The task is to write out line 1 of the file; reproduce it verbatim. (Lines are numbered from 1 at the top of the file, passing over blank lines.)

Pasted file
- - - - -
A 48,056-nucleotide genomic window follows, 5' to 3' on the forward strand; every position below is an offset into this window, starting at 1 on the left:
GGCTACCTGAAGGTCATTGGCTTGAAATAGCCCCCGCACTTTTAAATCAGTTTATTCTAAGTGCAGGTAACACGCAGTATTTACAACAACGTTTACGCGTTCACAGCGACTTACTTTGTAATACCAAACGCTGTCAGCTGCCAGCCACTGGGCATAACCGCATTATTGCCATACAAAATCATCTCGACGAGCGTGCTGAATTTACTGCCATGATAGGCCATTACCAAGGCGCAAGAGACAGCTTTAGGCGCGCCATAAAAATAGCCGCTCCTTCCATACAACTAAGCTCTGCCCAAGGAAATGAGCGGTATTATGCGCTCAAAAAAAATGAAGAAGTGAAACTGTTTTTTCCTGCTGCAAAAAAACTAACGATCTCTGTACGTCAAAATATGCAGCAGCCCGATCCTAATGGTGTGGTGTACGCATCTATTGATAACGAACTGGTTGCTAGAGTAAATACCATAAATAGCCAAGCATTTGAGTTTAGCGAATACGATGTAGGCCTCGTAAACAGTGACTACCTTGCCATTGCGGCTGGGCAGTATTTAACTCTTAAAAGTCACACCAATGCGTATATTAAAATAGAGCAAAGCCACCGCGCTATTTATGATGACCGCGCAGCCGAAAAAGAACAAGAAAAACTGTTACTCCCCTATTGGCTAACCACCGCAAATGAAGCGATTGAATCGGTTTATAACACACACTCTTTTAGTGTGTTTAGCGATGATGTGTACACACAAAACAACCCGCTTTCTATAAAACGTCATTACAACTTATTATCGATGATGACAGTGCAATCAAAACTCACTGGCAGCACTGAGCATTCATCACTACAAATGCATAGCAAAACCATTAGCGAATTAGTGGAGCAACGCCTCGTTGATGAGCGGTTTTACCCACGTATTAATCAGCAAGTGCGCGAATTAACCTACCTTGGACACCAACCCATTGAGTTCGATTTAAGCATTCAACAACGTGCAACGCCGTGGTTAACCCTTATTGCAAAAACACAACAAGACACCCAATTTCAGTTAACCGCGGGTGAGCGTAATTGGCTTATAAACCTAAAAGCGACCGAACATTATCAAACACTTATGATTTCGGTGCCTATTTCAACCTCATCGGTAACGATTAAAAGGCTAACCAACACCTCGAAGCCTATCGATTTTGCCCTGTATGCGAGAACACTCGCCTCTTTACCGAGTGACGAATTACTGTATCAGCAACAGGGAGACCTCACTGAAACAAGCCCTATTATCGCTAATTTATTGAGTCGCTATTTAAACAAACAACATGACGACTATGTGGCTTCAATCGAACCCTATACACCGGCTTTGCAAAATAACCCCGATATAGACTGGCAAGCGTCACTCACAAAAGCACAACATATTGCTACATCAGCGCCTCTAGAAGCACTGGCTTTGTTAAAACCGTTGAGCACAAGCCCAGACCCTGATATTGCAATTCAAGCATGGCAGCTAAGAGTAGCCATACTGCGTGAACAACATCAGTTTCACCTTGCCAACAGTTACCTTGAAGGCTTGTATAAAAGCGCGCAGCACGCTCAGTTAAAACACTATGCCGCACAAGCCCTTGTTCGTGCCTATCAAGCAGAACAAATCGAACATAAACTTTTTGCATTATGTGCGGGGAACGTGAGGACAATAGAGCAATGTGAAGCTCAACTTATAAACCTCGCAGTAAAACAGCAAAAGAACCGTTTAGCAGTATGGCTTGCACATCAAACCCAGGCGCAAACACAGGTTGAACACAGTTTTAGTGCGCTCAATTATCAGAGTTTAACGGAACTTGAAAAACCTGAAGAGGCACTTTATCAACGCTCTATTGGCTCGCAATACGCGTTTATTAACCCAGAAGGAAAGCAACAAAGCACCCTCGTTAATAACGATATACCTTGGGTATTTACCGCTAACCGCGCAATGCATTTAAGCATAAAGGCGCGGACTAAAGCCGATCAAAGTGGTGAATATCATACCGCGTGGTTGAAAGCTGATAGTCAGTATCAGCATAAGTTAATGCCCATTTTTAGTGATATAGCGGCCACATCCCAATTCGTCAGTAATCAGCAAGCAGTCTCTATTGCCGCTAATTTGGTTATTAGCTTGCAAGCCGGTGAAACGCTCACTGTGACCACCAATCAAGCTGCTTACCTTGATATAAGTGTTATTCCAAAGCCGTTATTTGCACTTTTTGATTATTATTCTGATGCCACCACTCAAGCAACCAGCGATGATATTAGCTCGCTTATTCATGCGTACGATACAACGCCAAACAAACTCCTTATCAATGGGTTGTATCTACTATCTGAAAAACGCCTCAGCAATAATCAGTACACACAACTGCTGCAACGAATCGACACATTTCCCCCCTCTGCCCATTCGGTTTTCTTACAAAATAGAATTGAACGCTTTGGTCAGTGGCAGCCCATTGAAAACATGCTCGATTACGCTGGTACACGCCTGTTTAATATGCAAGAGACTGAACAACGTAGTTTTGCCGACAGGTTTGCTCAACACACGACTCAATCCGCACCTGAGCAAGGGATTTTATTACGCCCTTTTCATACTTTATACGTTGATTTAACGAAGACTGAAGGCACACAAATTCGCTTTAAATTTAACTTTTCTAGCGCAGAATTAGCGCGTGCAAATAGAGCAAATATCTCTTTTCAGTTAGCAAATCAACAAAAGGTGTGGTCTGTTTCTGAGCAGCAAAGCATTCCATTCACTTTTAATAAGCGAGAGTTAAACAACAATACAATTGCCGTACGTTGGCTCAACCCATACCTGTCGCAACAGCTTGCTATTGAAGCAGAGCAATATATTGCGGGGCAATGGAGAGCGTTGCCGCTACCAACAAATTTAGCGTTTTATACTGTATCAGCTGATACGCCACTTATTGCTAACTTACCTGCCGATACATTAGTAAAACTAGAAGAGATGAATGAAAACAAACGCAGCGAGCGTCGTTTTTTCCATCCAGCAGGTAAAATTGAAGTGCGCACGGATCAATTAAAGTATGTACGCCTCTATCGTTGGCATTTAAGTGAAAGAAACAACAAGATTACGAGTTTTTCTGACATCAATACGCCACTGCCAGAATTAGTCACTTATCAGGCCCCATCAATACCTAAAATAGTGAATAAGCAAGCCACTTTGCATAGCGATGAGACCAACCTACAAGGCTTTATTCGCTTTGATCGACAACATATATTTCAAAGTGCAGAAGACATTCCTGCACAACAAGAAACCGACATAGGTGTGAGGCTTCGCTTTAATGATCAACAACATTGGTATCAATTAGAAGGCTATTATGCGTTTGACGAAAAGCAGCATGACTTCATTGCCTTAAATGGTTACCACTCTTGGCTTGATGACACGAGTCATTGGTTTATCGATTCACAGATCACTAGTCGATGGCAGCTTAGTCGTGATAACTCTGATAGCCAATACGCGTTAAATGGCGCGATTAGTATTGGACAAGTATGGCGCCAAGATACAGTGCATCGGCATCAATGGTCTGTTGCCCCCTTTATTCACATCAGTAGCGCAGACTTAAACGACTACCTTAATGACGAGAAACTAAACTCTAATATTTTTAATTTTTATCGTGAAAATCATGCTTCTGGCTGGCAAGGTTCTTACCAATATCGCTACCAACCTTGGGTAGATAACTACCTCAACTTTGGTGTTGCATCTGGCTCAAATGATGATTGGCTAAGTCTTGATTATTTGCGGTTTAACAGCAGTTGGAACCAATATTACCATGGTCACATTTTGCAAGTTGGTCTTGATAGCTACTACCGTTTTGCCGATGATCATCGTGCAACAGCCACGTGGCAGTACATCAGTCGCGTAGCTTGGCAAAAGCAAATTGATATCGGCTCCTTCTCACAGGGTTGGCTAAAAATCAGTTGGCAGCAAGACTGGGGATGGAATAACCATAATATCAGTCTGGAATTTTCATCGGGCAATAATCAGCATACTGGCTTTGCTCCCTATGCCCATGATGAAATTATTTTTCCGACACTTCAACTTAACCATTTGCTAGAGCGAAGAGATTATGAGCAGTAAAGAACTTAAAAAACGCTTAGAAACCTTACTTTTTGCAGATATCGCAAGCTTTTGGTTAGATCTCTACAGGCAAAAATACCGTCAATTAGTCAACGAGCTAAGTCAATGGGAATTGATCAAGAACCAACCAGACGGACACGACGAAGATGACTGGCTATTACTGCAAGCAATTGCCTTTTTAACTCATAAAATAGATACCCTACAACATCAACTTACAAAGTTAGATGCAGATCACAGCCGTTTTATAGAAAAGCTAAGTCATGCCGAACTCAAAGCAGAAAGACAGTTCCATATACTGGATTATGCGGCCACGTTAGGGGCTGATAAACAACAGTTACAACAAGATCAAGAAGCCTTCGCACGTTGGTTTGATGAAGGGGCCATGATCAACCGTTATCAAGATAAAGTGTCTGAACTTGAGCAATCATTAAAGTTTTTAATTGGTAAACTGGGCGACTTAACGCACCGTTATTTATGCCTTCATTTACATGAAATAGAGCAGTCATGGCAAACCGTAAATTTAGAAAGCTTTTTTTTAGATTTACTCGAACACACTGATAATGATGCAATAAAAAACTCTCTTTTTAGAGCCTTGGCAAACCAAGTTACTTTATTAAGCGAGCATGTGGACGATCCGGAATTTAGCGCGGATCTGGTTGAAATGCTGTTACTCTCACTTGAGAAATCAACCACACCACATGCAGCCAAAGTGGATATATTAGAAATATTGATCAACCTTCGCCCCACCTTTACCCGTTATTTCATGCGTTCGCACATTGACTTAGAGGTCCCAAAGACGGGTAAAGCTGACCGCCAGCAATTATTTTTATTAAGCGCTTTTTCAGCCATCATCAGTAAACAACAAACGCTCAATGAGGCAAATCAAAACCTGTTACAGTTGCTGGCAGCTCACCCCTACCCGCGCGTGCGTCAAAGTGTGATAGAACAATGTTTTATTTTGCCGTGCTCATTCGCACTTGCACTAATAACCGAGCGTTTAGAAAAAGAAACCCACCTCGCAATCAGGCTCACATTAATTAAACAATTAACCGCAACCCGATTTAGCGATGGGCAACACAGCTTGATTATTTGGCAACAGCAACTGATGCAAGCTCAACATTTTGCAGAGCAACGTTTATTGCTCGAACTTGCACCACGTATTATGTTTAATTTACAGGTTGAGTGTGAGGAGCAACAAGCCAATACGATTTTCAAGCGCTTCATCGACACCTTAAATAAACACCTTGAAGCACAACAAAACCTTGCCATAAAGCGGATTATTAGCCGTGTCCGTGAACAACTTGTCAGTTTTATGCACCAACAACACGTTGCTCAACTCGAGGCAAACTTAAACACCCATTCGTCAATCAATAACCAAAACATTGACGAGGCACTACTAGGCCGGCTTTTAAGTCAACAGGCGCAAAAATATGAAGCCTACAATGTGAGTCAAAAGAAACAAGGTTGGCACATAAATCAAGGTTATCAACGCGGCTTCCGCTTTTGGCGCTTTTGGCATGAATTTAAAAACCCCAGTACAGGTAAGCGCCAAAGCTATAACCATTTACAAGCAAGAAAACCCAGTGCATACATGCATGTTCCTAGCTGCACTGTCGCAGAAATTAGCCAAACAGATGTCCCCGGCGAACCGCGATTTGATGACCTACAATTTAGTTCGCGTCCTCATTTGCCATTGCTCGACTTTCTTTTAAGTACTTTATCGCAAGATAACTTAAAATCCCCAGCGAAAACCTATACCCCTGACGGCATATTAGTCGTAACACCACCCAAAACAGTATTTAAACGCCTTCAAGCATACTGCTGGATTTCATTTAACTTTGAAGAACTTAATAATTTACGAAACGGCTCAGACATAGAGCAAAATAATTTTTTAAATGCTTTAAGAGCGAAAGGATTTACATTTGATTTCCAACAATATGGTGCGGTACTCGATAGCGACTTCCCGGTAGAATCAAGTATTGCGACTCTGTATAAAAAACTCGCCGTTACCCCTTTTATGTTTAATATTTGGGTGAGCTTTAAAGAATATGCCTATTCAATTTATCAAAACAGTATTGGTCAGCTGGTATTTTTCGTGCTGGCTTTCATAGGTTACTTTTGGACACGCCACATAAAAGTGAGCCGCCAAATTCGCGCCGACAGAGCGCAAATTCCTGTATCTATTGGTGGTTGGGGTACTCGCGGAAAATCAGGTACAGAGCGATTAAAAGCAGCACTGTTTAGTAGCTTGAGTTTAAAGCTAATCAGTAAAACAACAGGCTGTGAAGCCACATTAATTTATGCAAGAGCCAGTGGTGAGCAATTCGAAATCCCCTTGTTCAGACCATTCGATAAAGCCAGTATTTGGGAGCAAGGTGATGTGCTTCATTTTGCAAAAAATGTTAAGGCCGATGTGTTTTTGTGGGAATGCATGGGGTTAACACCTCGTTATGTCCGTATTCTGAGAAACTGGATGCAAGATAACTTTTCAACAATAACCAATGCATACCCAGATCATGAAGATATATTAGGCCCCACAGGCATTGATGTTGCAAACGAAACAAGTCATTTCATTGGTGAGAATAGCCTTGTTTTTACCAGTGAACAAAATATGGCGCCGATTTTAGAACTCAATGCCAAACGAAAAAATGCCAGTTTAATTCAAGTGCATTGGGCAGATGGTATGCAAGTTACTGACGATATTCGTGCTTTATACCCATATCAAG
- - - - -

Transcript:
A 48,056-nucleotide genomic window follows, 5' to 3' on the forward strand; every position below is an offset into this window, starting at 1 on the left: